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The Doctors Blackwell

How Two Pioneering Sisters Brought Medicine to Women and Women to Medicine

by Janice P. Nimura

The Doctors Blackwell by Janice P. Nimura X
The Doctors Blackwell by Janice P. Nimura
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  • First Published:
    Jan 2021, 336 pages
    Jan 18, 2022, 352 pages


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The Doctors Blackwell

The world knows Elizabeth Blackwell as the first woman in America to receive a medical degree, in 1849. Her sister Emily joined her in that distinction in 1854. Their achievements, including the foundation of the first hospital run by and for women, are enshrined in American history.

But in 1845, before Elizabeth became an icon, she was a bored and frustrated 24-year-old, teaching to help support her mother and eight siblings in Cincinnati. It was at this stalled moment that a terminally ill friend planted the seed of an idea. "If I could have been treated by a lady doctor," the woman confided, "my worst sufferings would have been spared me."

Elizabeth scoffed. Why would a young woman enthralled by literature and philosophy suddenly apply her considerable ambition to what was, essentially, still a trade—and not even a lucrative one? Not to mention there was no such thing as a female physician, at least in any honorable sense. Women who claimed that title were peddlers of patent elixirs—or worse, of abortion. Even respectable male doctors, armed with little more than purgatives, laudanum, and lancets, often did more harm than good—she had seen this at her own father's deathbed. On top of this, with the explosion of industrial cities and the epidemics that accompany overcrowding, the general state of human health had rarely been worse. Confidence in the ability of doctors to preserve life had never been lower.

Since childhood, Elizabeth had always hidden signs of illness from her family: Sickness was for the weak. "My favourite studies were history and metaphysics," she wrote, "and the very thought of dwelling on the physical structure of the body and its various ailments filled me with disgust." But her metaphysical orientation eventually directed her toward the science of the body. That winter, Margaret Fuller—editor of the Transcendentalist magazine The Dial—published Woman in the Nineteenth Century, a bestseller that spoke directly to Elizabeth's unsatisfied mind. Humanity would achieve a moral awakening, Fuller insisted, only when women enjoyed the same independence as men—a step that women must claim for themselves. "If you ask me what offices they may fill; I reply—any," wrote Fuller. "I do not care what case you put; let them be sea-captains, if you will." Could it be that "doctor" was the office Elizabeth was meant to fill?

She was not drawn to the daily work of doctoring—that would involve uncomfortably intimate contact with individual sufferers—but becoming a doctor as qualified as any man was a noble ideological quest. Elizabeth's attraction to this challenge wrestled with her distaste for human biology and won. There was, moreover, the added incentive of the recognition that such an extraordinary accomplishment might bring. She had no use for most social interaction, but she had no objection to fame.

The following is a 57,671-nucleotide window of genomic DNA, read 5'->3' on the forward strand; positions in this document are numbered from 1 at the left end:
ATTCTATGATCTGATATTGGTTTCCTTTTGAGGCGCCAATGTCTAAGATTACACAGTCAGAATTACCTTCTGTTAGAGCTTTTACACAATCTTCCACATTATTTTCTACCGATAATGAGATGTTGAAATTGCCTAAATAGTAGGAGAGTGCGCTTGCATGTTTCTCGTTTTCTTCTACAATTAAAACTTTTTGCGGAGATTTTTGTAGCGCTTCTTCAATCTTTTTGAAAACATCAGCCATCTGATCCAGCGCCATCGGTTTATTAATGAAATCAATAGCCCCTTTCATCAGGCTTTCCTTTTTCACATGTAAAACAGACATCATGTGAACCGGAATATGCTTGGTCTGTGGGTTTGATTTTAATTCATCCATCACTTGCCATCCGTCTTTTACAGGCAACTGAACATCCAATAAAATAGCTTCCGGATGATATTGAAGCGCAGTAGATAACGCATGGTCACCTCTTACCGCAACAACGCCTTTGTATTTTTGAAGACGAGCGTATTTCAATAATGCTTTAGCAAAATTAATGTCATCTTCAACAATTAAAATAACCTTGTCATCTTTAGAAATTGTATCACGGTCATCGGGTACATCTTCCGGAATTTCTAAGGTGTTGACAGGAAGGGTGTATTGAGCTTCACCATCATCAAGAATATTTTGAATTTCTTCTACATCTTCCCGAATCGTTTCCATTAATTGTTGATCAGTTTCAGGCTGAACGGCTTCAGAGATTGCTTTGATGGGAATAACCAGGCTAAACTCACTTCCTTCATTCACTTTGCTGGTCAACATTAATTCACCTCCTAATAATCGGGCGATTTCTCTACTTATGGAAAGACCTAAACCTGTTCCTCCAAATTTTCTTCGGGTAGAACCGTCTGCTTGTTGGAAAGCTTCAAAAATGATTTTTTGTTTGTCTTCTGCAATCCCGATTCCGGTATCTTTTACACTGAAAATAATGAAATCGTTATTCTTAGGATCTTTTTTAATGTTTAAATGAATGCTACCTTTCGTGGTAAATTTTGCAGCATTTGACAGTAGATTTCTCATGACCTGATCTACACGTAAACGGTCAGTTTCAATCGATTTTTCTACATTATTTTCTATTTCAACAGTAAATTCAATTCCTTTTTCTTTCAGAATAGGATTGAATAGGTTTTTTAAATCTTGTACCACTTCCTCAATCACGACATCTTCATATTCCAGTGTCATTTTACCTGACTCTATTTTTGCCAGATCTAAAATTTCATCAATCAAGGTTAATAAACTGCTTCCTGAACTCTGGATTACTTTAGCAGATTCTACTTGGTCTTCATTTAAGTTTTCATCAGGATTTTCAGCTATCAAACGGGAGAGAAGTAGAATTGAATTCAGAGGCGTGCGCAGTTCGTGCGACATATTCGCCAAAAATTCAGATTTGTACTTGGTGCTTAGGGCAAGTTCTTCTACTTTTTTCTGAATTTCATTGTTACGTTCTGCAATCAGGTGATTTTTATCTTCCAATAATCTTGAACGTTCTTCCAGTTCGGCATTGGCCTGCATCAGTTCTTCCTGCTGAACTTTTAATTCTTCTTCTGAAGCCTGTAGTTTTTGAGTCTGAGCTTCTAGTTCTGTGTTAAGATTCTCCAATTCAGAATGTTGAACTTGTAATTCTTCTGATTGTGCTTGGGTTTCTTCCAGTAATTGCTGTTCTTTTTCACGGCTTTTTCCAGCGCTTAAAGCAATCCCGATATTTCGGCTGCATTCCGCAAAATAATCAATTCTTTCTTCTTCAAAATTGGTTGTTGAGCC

Elizabeth visited doctors in Cincinnati and wrote to others in New York, receiving everywhere the same reaction: a female medical student was an interesting idea, but what self-respecting woman would expose herself to the naked realities of the body in the company of men? And then there was the unmentionable question of such a woman's own body, incapacitated monthly. Bedrest was a common prescription for menstrual complaints, and what would a lady doctor's patients do then? Even Elizabeth's friend Harriet Beecher Stowe was dubious. Certainly a woman doctor would be "highly useful," she conceded, but the forces ranged against Elizabeth, which she must "either crush or be crushed by," were formidable.

Of course, women had always served as healers—whether revered as angels at the bedside, or reviled (though still, quietly, consulted) as uncomfortably powerful initiates into the secrets of witchcraft. But as eighteenth-century Enlightenment ideas introduced empirical science and new techniques into the healing arts—like the use of forceps during delivery—female practitioners were replaced by male professionals. As the establishment of medical schools and societies created new frameworks of legitimacy, women were pushed further toward the margins. However: in the last few decades, as medical schools began to proliferate in the United States, it was perhaps easier to argue for a woman's right to be a doctor. If she attended the same lectures and passed the same examinations as a man, who could deny her qualifications?

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Excerpted from The Doctors Blackwell by Janice P Nimura . Copyright © 2021 by Janice P Nimura . Excerpted by permission of W.W. Norton & Company. All rights reserved. No part of this excerpt may be reproduced or reprinted without permission in writing from the publisher.

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